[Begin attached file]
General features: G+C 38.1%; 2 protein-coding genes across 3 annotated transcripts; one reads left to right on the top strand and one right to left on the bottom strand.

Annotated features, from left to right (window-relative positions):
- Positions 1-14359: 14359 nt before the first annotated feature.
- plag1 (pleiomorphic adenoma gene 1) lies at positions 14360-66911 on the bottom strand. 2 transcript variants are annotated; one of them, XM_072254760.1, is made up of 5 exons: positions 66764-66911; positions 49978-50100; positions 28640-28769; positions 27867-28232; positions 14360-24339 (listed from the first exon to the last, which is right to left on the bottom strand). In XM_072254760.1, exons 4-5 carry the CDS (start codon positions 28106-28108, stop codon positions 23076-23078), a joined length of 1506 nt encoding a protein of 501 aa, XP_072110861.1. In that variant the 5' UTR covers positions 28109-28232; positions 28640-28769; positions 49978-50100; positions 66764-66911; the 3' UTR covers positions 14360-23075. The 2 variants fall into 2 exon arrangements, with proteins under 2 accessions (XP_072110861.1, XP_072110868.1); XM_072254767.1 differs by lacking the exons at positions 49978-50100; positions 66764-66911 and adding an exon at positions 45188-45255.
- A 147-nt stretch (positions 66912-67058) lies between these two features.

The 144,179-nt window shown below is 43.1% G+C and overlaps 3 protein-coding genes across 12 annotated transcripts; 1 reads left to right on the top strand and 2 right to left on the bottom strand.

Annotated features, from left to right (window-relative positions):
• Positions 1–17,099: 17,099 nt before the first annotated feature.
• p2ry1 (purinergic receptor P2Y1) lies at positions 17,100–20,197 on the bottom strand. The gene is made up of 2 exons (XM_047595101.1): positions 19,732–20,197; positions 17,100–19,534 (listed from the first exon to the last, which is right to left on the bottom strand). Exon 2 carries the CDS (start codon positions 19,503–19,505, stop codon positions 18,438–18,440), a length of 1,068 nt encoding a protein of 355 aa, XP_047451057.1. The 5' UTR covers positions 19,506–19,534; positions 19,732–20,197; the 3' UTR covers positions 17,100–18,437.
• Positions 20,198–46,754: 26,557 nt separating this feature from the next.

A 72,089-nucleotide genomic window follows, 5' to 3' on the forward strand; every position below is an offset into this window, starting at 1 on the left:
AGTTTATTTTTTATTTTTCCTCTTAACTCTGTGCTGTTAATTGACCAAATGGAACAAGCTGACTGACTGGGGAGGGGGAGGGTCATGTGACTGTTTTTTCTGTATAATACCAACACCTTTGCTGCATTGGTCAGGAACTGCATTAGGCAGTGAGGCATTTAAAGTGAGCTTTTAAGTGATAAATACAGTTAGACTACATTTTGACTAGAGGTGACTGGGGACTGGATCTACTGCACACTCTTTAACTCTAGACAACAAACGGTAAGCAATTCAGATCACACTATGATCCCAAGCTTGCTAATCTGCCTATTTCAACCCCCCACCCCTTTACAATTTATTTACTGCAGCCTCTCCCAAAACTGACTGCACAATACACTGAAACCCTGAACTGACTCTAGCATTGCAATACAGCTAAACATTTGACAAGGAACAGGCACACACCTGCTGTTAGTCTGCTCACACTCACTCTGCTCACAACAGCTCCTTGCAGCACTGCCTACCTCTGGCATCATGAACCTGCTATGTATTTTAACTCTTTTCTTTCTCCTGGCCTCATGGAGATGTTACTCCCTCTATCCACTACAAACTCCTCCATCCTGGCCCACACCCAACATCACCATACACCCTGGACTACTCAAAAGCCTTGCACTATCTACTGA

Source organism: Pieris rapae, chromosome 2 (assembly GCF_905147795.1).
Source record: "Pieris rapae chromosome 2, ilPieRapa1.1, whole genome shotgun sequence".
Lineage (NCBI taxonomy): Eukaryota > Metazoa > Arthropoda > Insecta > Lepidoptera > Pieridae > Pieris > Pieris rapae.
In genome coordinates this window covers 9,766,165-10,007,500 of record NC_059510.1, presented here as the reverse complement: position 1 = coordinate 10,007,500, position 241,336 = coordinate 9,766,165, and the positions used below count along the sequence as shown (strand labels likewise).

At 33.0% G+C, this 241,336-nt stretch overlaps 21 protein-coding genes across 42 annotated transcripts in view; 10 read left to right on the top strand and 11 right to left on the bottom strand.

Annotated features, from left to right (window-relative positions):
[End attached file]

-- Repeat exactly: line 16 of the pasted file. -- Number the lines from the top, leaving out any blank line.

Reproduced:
In genome coordinates this window covers 9,766,165-10,007,500 of record NC_059510.1, presented here as the reverse complement: position 1 = coordinate 10,007,500, position 241,336 = coordinate 9,766,165, and the positions used below count along the sequence as shown (strand labels likewise).